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What lies beneath the Kanchi murder

I am going to remove you from the leadership of the Kanchi Math,’’ goes the letter purportedly written by an angry middle-aged man...

I am going to remove you from the leadership of the Kanchi Math,’’ goes the letter purportedly written by an angry middle-aged man on August 30 this year and reproduced in a leading Tamil daily. ‘‘You are misusing your authority.’’

On September 3, four days after he supposedly shot off that letter, 52-year-old Sankara Raman was attacked by five men in the temple he managed. The stab wounds were deep and numerous and within 15 minutes he was dead.

Kanchi Shankaracharya Jayendra Saraswati, who is accused of masterminding the murder, will have to stay in Vellore prison at least until Wednesday, as his bail hearing was postponed today.

The prosecution claims it has records of phone conversations between the assailants and the Shankaracharya before and after the murder. It claims that the currency notes seized from the alleged killers had been withdrawn by the Kanchi Math from a leading bank. The public prosecutor, while accepting he is a “believer” in the institution of the Shankaracharya, has described the 69th pontiff as “a most undeserving criminal”.

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That may be a harsh way to speak of a man who once mediated on the Ayodhya dispute and saw himself—and not the Sangh Parivar—as the true custodian of Hindu interests, but one man who knew him for decades had repeatedly challenged his authority.

 
Seer was fleeing to Nepal, say police; claim money trail, cellphone records
   

The biggest crisis in the Math’s history may have its origins in an improbable and apparently mismatched rivalry. Sankara Raman, now dead, may have argued that his association with the Kanchi Math went back as long as the seer’s. His father Anantakrishnasharma had worked there for 60 years and was among the four men who walked from Kanchi to Kashi with the previous Shankaracharya, the late Sri Chandrasekharendra Saraswati.

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When his father died, Sankara Raman, a matriculate, was given the job. In his own mind, he was the watch-dog who would make sure that the Math stayed true to its traditions. It was, perhaps, inevitable that he should clash with Jayendra, the man who would become an unconventional seer.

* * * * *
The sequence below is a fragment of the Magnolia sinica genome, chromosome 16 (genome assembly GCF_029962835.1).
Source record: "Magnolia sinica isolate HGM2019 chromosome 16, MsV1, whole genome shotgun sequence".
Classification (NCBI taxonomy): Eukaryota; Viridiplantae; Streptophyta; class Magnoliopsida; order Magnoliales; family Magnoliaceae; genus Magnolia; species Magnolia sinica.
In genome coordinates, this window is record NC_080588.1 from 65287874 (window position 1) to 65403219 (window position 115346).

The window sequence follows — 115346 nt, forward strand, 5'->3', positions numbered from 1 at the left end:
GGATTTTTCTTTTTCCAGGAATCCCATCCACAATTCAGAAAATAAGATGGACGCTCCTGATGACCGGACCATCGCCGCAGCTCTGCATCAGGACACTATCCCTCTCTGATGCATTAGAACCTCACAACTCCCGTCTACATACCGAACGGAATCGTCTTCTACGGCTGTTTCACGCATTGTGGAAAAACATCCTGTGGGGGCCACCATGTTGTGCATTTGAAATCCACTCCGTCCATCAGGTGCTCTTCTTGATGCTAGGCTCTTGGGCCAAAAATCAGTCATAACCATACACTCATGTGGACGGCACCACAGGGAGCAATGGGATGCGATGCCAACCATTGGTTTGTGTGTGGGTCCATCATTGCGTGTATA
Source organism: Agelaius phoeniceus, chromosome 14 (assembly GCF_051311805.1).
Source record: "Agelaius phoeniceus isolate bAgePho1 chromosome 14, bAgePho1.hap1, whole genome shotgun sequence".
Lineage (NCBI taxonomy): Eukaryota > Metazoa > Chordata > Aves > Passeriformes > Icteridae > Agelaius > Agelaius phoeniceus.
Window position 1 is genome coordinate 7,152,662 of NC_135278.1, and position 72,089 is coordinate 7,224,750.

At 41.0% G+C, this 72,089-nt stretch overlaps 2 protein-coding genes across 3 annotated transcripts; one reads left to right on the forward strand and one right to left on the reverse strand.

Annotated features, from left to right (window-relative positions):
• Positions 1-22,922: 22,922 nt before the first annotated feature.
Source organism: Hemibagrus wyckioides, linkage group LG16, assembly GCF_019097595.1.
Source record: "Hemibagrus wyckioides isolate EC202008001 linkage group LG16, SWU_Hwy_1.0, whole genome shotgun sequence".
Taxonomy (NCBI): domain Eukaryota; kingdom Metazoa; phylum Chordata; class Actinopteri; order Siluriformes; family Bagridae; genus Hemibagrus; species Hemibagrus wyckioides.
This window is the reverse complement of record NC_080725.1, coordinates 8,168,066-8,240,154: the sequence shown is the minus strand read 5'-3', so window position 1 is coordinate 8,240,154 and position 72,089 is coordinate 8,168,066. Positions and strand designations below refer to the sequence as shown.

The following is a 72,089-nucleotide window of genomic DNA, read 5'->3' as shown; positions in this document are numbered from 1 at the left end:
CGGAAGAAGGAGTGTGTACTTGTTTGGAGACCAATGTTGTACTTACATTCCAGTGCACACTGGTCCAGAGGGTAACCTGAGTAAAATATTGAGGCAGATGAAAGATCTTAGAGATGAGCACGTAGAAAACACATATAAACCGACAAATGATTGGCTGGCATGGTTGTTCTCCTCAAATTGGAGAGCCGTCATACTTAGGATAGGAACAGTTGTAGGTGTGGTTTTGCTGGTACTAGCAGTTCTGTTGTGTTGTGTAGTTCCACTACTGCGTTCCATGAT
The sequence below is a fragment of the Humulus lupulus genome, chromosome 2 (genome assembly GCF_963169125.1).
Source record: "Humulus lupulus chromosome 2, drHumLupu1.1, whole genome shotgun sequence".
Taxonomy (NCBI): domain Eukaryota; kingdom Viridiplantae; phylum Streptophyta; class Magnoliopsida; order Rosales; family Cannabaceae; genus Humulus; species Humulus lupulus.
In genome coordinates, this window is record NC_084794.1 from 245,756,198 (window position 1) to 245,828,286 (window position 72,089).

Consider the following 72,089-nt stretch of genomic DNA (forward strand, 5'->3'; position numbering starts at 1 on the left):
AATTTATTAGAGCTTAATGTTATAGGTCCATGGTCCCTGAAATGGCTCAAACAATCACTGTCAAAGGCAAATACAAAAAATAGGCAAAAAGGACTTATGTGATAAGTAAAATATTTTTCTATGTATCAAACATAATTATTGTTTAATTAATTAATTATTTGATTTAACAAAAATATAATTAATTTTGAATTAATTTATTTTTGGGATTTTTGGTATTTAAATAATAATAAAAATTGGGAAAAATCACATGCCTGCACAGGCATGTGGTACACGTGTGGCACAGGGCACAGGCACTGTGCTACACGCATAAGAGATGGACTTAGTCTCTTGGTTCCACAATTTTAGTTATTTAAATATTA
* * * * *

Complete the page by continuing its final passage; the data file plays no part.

The seeds were sown in 1987, when the impulsive Jayendra, fell out with his mentor Chandrasekharendra—the man Sankara Raman worshipped—and left the Math, leaving only his danda (holy staff) behind. A frantic hunt followed and he was found after a couple of weeks and coaxed back. In Sankara Raman’s book, this was simply not done.

In 2000, when Jayendra was planning a visit to China, a horrified Sankara Raman approached court to stall the trip. He argued that religion forbade Hindus from crossing the seas and it was shocking that a Hindu religious head should even contemplate doing so. An embarrassed Shankaracharya called off the visit.

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In 2001, Sankara Raman was forbidden from visiting the Math. “We were told very rudely not to go there. We just left the place and came away,” said his widow Padma.

In October that year, he was even prevented from praying at the temple on his mother’s first anniversary.

Sankara Raman, who took up a job at the local Vardaraja Perumal Temple as a manager, kept an eye on happenings at the Math. Each time he disapproved of something, he would shoot off a letter to Jayendra Saraswati, attaching copies to the local media. The last letter was written on August 30.

While Sankara Raman was born in 1952, Jayendra himself had first come to Kanchi just two years later as a frail 19-year-old to cut his sacred thread in a temple tank. Around the time Sankara Raman started challenging his every move, his profile was rising nationally.

Trying to mediate on the Ayodhya issue, he upset the Sangh Parivar by portraying himself as the supreme Hindu leader and also upset the Muslims by pointing out that Kashi and Mathura were still unresolved issues. Of late, he has fallen out with Tamil Nadu Chief Minister Jayalalithaa after slamming her in public.

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In Kanchi, while the town stands bitterly divided over the seer’s arrest, Sankara Raman’s house is silent. His 17-year-old daughter Uma is fasting. His 20-year-old son Anandasharma, studying for a Sanskrit degree, will eventually try to master the scriptures. After a lifetime of prayer, Sankara Raman’s family will get less than a lakh of rupees from the temple as settlement. And a lasting mention in history books.

First published on: 14-11-2004 at 00:59 IST
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